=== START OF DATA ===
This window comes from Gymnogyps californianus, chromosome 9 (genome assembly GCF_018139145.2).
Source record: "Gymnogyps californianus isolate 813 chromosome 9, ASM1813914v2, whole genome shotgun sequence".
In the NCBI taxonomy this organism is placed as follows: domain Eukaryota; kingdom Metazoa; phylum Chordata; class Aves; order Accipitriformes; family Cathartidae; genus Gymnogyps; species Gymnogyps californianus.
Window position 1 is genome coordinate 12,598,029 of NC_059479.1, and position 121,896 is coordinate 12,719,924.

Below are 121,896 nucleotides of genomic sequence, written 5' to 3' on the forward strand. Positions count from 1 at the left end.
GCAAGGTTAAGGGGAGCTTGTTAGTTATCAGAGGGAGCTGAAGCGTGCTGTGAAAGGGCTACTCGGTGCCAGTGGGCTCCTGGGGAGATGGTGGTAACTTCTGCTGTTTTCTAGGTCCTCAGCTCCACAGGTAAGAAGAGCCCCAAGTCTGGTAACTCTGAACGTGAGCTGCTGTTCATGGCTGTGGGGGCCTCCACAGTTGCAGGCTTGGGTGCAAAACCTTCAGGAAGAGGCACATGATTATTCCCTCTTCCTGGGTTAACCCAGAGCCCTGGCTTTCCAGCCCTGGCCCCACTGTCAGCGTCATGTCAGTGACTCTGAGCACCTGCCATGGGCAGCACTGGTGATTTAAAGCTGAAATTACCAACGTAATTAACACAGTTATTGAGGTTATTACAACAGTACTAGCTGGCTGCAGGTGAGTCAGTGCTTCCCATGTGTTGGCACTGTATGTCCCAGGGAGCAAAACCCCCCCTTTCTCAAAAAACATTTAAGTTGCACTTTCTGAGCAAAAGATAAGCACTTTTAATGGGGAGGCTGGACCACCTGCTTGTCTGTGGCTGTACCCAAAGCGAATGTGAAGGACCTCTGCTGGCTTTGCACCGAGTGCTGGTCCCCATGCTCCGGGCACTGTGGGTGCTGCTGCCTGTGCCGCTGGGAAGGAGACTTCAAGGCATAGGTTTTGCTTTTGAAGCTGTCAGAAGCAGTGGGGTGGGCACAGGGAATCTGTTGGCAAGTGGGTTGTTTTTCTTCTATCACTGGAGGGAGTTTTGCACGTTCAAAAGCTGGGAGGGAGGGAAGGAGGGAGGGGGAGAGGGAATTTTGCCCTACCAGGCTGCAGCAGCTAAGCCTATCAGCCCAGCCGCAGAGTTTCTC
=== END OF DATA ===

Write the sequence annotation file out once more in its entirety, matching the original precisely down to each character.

This window comes from Gymnogyps californianus, chromosome 9 (genome assembly GCF_018139145.2).
Source record: "Gymnogyps californianus isolate 813 chromosome 9, ASM1813914v2, whole genome shotgun sequence".
In the NCBI taxonomy this organism is placed as follows: domain Eukaryota; kingdom Metazoa; phylum Chordata; class Aves; order Accipitriformes; family Cathartidae; genus Gymnogyps; species Gymnogyps californianus.
Window position 1 is genome coordinate 12,598,029 of NC_059479.1, and position 121,896 is coordinate 12,719,924.

Below are 121,896 nucleotides of genomic sequence, written 5' to 3' on the forward strand. Positions count from 1 at the left end.
GCAAGGTTAAGGGGAGCTTGTTAGTTATCAGAGGGAGCTGAAGCGTGCTGTGAAAGGGCTACTCGGTGCCAGTGGGCTCCTGGGGAGATGGTGGTAACTTCTGCTGTTTTCTAGGTCCTCAGCTCCACAGGTAAGAAGAGCCCCAAGTCTGGTAACTCTGAACGTGAGCTGCTGTTCATGGCTGTGGGGGCCTCCACAGTTGCAGGCTTGGGTGCAAAACCTTCAGGAAGAGGCACATGATTATTCCCTCTTCCTGGGTTAACCCAGAGCCCTGGCTTTCCAGCCCTGGCCCCACTGTCAGCGTCATGTCAGTGACTCTGAGCACCTGCCATGGGCAGCACTGGTGATTTAAAGCTGAAATTACCAACGTAATTAACACAGTTATTGAGGTTATTACAACAGTACTAGCTGGCTGCAGGTGAGTCAGTGCTTCCCATGTGTTGGCACTGTATGTCCCAGGGAGCAAAACCCCCCCTTTCTCAAAAAACATTTAAGTTGCACTTTCTGAGCAAAAGATAAGCACTTTTAATGGGGAGGCTGGACCACCTGCTTGTCTGTGGCTGTACCCAAAGCGAATGTGAAGGACCTCTGCTGGCTTTGCACCGAGTGCTGGTCCCCATGCTCCGGGCACTGTGGGTGCTGCTGCCTGTGCCGCTGGGAAGGAGACTTCAAGGCATAGGTTTTGCTTTTGAAGCTGTCAGAAGCAGTGGGGTGGGCACAGGGAATCTGTTGGCAAGTGGGTTGTTTTTCTTCTATCACTGGAGGGAGTTTTGCACGTTCAAAAGCTGGGAGGGAGGGAAGGAGGGAGGGGGAGAGGGAATTTTGCCCTACCAGGCTGCAGCAGCTAAGCCTATCAGCCCAGCCGCAGAGTTTCTC